Whilst by this time municipal water towers were commonplace in towns, in rural areas estates such as Benacre, Sandringham, Orwell Park, Kilverstone Hall, Elveden and Thornham Hall needed towers to supply the house and the home farm; typically from a borehole by a diesel or electric pump housed underneath. The upper stories and space below the tank could house staff or would be used for wine or root storage and in the case of Elveden; the priceless paintings from Kenwood House (the Iveagh Bequest) during WWII. Sometimes a room was created, naturally with a view, for game keepers to keep an eye out for poachers or to host shooting lunches. While the windows on the tank level might be dummy (we wish we could have a look inside) the cupola above and windows below the tank shows the Herringwell water tower follows this pattern. The shape of the tower is also reflected in the estate's gatehouse.

From about 1930 to 1948 Herringswell Manor was then owned by the Gosling family

Around 1948 the estate was sold to Miss Keyser of Aldermarston

In February 1956 R J Upton bought half the estate but not the manor house or the water tower.

In 1981 the manor and 14 acres was bought by followers of the Bhagwan Shree Rajneesh and 200 orange robed sannyasin lived there as the Ashram Medina.

These new residents raised the population requiring, for the first time, the establishment of a Parish Council. After the Baghwan died the commune was wound up in 1985.

Then the house was bought by the Shi Tennoji school, a Japanese Buddhist boarding school which closed in 2001 because of falling numbers.

The manor house and ancillary buildings have been converted into luxury apartments which became available for sale in the summer of 2006.

Around 1959 the other half of the Herringswell Manor Estate was bought by Mr Weston-Evans, including the water tower.

About 1960 Mr Weston-Evans renovated Herringswell Manor.

About 1961 the water tower was completely refurbished.

In 1965 R J Upton bought the rest of the Herringswell Estate including the manor and water tower.

In 1966 R J Upton realised that all the horse boxes were too small for the modern horse and decided to install a pig unit within the water tower complex instead. The water tower itself was closed off and not used except for the ground floor area.

On 16th October 1984 the Herringswell Water Tower was listed Grade II, NGR: TL7194170997

In 2008 a complete refurbishment and conversion to 2 to 3 bedroom dwellings was completed.

The present agents for the water tower are Upton Suffolk Farms, Herringswell IP28 6SR and the owner of the business is Hugo Upton.

Friday, 25 May 2012

Radar-cal revision of Allhallows Water Tower

images from Geograph

A former Braithwaite water tower near Allhallows, Medway, England once owned by Southern Water was converted in September 2008 into a radar station by the Port of London Authority to monitor ship movements on the Thames. The Yantlet Line which marks the downstream limit of the PLA area lies 4 km to the east.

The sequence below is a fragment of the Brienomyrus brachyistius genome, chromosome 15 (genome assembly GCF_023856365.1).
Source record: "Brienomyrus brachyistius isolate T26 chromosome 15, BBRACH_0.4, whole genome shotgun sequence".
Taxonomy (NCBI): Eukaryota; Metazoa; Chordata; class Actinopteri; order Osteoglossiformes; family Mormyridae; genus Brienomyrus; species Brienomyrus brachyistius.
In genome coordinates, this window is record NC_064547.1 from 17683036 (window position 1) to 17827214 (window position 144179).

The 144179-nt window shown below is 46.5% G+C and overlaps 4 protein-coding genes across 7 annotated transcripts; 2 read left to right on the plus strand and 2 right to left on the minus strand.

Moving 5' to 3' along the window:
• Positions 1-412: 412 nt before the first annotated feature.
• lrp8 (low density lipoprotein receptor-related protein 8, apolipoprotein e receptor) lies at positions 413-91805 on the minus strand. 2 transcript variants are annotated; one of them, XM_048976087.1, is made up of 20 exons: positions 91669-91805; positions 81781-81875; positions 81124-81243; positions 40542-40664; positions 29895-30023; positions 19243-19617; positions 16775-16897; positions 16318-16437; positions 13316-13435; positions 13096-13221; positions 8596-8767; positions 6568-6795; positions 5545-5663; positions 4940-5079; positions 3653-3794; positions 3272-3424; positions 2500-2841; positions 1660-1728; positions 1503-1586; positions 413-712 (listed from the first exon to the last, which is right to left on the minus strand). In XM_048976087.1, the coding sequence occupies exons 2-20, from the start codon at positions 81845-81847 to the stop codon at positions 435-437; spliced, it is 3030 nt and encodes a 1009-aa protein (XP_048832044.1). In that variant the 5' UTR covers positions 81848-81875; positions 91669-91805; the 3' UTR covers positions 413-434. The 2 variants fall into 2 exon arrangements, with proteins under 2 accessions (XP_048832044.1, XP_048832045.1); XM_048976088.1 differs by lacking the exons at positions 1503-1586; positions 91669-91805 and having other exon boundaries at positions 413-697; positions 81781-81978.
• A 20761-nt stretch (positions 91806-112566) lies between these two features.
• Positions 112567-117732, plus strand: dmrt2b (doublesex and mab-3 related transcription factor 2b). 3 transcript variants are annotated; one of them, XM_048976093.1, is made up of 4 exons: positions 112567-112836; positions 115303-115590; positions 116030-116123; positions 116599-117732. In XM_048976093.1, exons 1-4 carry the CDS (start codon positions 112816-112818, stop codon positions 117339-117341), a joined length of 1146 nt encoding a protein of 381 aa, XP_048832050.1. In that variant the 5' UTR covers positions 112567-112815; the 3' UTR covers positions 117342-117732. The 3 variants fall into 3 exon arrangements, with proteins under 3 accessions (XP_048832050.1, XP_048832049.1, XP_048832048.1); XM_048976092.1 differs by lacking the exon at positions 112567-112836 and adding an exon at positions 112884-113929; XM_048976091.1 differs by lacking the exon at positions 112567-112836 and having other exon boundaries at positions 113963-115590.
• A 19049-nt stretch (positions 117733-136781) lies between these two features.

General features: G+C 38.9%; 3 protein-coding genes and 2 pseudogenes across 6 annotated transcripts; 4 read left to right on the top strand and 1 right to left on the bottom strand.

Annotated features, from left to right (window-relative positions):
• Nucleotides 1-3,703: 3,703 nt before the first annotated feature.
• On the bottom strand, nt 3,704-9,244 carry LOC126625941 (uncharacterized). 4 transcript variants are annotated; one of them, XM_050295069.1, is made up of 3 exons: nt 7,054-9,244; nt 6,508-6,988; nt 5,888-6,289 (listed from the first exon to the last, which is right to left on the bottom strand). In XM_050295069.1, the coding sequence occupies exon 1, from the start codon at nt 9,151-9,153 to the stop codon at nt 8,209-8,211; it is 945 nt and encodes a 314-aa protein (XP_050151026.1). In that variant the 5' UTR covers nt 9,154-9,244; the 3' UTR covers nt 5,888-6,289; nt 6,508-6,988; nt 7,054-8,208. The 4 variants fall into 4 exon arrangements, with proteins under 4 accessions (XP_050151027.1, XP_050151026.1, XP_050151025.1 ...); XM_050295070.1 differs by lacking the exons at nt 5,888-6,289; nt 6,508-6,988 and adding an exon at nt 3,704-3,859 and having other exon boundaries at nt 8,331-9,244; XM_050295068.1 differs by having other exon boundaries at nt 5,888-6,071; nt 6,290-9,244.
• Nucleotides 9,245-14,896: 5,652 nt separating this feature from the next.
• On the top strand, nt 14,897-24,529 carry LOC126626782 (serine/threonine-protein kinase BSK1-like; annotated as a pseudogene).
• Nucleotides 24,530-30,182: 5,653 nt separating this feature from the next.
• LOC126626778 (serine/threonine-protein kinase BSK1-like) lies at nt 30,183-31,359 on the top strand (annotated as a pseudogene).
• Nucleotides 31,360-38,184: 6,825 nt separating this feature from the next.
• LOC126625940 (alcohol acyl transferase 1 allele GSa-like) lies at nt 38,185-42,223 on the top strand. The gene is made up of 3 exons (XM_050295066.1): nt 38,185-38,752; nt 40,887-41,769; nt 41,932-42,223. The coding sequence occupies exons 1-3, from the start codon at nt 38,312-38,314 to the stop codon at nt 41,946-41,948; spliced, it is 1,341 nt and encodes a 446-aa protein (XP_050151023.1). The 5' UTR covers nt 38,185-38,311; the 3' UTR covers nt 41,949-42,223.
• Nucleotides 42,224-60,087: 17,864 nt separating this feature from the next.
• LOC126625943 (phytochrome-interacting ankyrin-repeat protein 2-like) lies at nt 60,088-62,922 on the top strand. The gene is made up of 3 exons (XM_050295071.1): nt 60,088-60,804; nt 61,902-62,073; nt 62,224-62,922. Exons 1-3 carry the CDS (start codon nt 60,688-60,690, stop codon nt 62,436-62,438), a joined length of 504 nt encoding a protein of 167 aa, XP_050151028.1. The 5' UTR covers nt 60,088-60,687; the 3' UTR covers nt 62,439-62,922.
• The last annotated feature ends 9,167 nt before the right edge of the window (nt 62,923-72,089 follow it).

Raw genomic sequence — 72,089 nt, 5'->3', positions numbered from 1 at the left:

This re-version is a variation of the Tilbury radar tower disguised during WWII as a water tower.

Information Britain says:

Allhallows is a village and civil parish on the Hoo Peninsula in Kent, under the unitary authority of Medway Council. The Hoo Peninsula is a jutt of land above Rochester, sandwiched between the Medway and the Thames and divided from the Isle of Grain by the Yantlett Creek. Allhallows village is in two parts: the ancient Hoo All Hallows and the 20th century holiday colony Allhallows-on-Sea. Hoo All Hallows is clustered round the parish church of All Saints. All Saints church dates from the 12th century and is the only Grade I listed building on the Hoo peninsula. The modern holiday village of Allhallows-on-Sea lies to the north of the village and was developed by Southern Railways in the 1930s. Their original planned development never took place because of World War II, but there is a now a Haven holiday park and some residential properties on the estuary shore. The station was demolished in 1961 and sold for use as a holiday caravan park. There is a listed railway water tower situated among the caravans. The area is popular with bird watchers. Other leisure activities include a 9 hole golf course and The Cross Park Country Park. There are a couple of pubs, The Rose and Crown Inn and The British Pilot.

Tuesday, 22 May 2012

Have we got news for you...

BWTAS is deeply honoured that this blog has been selected by Hat Trick Productions to join the august pantheon of publishing giants like Potato Storage International and The Shock & Vibration Digest and Global Slag Magazine as the guest publication on the BBC satirical news programme Have I Got News For You. This is truly a crowning achievement after many years of hard graft in obscurity.

While we might have reservations about licensing our content for nothing, the clincher was that one of Canada's greatest thespians William Shatner will be hosting the show. The other guests will be Charlie Brooker and Andy Hamilton. 

The show will be aired Friday night 25/05/12 at 9:00pm and the extended version will be broadcast on Sunday 27/05/12 at 10:25pm. We've been told the guest publication is almost always used in the final edit of the show but very occasionally it is cut out of the first airing as the extended version is 15 minutes longer. The production team were apparently tipped off by Ian Hislop, so he must be a reader and therefore a honorary BWTAS membership will be granted.

There is a water tower angle to this as well: William Shatner starred in Kingdom of the Spiders where a sheriff of a small town overrun by marauding spiders meets his demise by crashing  his car into a water tower, causing it to topple. That is rather like the real-life death of H. B. Halicki, who was the progenitor of Gone In 60 Seconds.

Wikipedia says:

The film is one of the better-remembered entries in the "nature on the rampage" sub-genre of science fiction/horror films in the 1970s, due in part to its memorable scenes of people and animals being attacked by tarantulas... but primarily because of Shatner's starring role.